Symptoms and Detection
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What are the symptoms of Stargardt's disease?

Symptoms may include:

  • Bilateral, decreased central vision in childhood or young adulthood.
  • Visual acuity may start at the 20/40 level and later decline to 20/200 or slightly worse.
  • Central scotoma (blind spot in central vision).
  • Abnormal color vision.
  • Photophobia -- an abnormal visual intolerance of light.
  • Night blindness.

How is Stargardt's disease diagnosed?

At the beginning stage of the disease, the retina may appear normal upon routine examination. As the disease progresses, clinical signs of the condition can be viewed with ophthalmoscopy. Your ophthalmologist or retinal specialist may perform additional common diagnostic procedures including visual acuity tests, color vision testing, the Amsler grid test or an automated macular field test to assess vision. Other tests may also be ordered, such as an electrodiagnostic test to examine macular function.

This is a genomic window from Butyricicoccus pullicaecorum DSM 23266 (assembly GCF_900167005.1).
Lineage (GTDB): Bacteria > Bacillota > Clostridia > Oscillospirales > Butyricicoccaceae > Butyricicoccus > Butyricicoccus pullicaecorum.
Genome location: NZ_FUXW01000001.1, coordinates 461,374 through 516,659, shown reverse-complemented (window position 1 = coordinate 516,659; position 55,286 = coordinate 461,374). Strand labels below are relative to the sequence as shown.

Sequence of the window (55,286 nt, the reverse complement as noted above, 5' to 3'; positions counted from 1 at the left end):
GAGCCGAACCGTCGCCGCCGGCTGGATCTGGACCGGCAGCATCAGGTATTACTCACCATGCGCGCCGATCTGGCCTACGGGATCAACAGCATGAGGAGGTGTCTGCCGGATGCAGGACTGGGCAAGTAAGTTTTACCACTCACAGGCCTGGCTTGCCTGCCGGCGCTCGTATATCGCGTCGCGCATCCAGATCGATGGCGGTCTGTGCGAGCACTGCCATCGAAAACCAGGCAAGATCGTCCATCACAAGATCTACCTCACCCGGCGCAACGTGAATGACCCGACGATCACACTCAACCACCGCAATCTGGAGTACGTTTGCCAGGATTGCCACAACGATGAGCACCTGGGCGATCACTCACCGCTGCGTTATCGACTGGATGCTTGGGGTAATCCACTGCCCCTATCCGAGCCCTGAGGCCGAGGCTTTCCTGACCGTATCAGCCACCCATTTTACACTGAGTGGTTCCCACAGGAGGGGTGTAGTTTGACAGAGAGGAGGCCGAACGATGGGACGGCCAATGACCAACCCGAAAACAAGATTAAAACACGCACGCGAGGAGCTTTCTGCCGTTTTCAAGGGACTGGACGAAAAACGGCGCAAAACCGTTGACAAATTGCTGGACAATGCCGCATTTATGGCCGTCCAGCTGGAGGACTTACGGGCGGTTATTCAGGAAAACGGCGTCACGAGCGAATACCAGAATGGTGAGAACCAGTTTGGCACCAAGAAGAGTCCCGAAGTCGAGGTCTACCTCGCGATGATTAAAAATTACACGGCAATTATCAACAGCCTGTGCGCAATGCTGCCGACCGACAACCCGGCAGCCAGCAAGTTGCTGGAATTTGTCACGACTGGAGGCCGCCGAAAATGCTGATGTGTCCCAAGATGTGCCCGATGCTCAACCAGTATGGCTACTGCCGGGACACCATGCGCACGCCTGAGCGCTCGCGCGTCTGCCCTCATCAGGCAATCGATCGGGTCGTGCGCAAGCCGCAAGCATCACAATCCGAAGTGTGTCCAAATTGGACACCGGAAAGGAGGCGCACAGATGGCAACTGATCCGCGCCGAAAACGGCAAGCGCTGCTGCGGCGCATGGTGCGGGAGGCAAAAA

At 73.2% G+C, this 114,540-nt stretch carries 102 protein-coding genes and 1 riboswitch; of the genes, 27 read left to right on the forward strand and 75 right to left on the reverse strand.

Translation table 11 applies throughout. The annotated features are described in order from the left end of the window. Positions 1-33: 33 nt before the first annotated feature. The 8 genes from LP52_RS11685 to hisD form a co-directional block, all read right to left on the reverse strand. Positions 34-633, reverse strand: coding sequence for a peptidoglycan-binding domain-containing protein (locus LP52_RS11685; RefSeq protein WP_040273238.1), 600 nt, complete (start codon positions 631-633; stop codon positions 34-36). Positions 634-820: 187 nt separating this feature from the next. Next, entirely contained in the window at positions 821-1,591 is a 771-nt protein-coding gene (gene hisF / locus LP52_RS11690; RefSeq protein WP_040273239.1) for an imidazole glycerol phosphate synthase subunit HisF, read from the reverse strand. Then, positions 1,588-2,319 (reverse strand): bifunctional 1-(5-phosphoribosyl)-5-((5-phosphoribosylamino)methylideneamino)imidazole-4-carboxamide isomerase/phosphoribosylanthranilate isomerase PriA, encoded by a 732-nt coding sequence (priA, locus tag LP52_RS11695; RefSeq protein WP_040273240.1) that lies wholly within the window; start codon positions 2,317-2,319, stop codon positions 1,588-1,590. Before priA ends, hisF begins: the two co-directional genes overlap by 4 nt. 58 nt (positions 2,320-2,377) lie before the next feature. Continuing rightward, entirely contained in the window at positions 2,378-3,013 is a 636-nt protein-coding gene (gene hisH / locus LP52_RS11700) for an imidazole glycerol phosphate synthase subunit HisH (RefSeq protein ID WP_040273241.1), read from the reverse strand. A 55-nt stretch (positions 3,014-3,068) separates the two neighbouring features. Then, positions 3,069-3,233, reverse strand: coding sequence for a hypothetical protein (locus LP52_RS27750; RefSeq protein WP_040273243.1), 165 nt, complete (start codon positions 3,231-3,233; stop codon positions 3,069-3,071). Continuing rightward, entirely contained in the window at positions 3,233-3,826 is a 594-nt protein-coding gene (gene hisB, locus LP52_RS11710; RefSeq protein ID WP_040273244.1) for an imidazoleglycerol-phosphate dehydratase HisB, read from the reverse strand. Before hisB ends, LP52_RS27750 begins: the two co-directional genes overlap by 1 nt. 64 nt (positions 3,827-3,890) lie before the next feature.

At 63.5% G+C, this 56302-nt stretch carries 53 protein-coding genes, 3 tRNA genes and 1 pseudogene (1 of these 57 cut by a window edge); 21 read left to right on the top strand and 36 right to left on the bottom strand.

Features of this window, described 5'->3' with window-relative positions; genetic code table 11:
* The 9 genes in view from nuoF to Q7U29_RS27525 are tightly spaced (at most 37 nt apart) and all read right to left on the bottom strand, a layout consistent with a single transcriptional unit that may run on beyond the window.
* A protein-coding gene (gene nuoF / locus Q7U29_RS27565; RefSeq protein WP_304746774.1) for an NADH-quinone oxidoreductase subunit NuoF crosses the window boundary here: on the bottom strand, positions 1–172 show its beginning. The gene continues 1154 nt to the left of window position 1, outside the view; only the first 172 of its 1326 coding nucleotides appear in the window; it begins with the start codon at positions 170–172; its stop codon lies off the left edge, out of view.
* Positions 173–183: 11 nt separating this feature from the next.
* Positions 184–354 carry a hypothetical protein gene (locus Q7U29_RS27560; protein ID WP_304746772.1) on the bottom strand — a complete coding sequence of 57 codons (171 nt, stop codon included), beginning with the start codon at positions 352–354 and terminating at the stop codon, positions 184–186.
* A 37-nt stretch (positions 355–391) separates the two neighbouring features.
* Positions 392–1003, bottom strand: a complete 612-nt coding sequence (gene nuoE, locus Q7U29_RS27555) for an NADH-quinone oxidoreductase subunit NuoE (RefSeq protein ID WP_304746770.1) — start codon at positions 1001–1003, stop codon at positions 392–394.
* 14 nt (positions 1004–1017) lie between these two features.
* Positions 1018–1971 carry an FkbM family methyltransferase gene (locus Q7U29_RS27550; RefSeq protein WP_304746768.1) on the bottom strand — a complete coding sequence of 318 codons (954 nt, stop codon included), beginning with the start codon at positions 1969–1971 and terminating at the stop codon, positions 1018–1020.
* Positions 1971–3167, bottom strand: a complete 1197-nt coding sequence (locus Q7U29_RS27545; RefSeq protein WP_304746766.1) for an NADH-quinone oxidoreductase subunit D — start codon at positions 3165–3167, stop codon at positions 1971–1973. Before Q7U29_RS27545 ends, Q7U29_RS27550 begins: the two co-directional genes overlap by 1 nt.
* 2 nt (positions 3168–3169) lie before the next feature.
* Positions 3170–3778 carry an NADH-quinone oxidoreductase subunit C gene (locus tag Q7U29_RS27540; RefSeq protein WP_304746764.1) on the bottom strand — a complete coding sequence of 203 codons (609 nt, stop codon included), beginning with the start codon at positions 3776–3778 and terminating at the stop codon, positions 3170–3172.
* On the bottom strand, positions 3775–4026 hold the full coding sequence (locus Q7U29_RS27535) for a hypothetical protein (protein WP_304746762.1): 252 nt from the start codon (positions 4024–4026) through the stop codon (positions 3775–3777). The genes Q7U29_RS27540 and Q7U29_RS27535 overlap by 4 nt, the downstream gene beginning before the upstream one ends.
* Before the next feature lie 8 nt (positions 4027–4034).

As with macular degeneration patients, fluorescein angiography may be necessary to document the pattern of blood vessels and determine whether dye leaks from the vessels. A doctor can determine which areas of the macula are damaged and whether there are abnormal blood vessels to be treated.